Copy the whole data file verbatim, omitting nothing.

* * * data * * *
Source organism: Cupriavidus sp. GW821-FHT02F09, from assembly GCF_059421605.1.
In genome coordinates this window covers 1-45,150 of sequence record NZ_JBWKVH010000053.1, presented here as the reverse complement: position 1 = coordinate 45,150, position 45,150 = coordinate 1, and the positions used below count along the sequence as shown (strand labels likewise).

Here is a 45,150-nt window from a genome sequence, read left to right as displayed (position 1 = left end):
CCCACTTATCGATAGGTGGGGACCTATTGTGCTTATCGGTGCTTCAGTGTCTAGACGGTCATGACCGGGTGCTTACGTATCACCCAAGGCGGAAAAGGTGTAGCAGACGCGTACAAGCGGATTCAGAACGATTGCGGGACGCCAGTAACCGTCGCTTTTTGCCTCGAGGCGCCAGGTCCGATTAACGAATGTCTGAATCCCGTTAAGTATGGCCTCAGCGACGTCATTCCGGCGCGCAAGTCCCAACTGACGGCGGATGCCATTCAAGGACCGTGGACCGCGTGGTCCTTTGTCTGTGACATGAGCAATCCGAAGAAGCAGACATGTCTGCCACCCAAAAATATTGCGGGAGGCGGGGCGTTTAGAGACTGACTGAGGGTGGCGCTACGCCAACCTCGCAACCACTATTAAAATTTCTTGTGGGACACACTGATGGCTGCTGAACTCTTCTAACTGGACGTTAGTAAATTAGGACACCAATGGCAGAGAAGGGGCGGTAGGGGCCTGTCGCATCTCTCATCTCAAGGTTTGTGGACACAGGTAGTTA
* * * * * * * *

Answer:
Source organism: Cupriavidus sp. GW821-FHT02F09, from assembly GCF_059421605.1.
In genome coordinates this window covers 1-45,150 of sequence record NZ_JBWKVH010000053.1, presented here as the reverse complement: position 1 = coordinate 45,150, position 45,150 = coordinate 1, and the positions used below count along the sequence as shown (strand labels likewise).

Here is a 45,150-nt window from a genome sequence, read left to right as displayed (position 1 = left end):
CCCACTTATCGATAGGTGGGGACCTATTGTGCTTATCGGTGCTTCAGTGTCTAGACGGTCATGACCGGGTGCTTACGTATCACCCAAGGCGGAAAAGGTGTAGCAGACGCGTACAAGCGGATTCAGAACGATTGCGGGACGCCAGTAACCGTCGCTTTTTGCCTCGAGGCGCCAGGTCCGATTAACGAATGTCTGAATCCCGTTAAGTATGGCCTCAGCGACGTCATTCCGGCGCGCAAGTCCCAACTGACGGCGGATGCCATTCAAGGACCGTGGACCGCGTGGTCCTTTGTCTGTGACATGAGCAATCCGAAGAAGCAGACATGTCTGCCACCCAAAAATATTGCGGGAGGCGGGGCGTTTAGAGACTGACTGAGGGTGGCGCTACGCCAACCTCGCAACCACTATTAAAATTTCTTGTGGGACACACTGATGGCTGCTGAACTCTTCTAACTGGACGTTAGTAAATTAGGACACCAATGGCAGAGAAGGGGCGGTAGGGGCCTGTCGCATCTCTCATCTCAAGGTTTGTGGACACAGGTAGTTA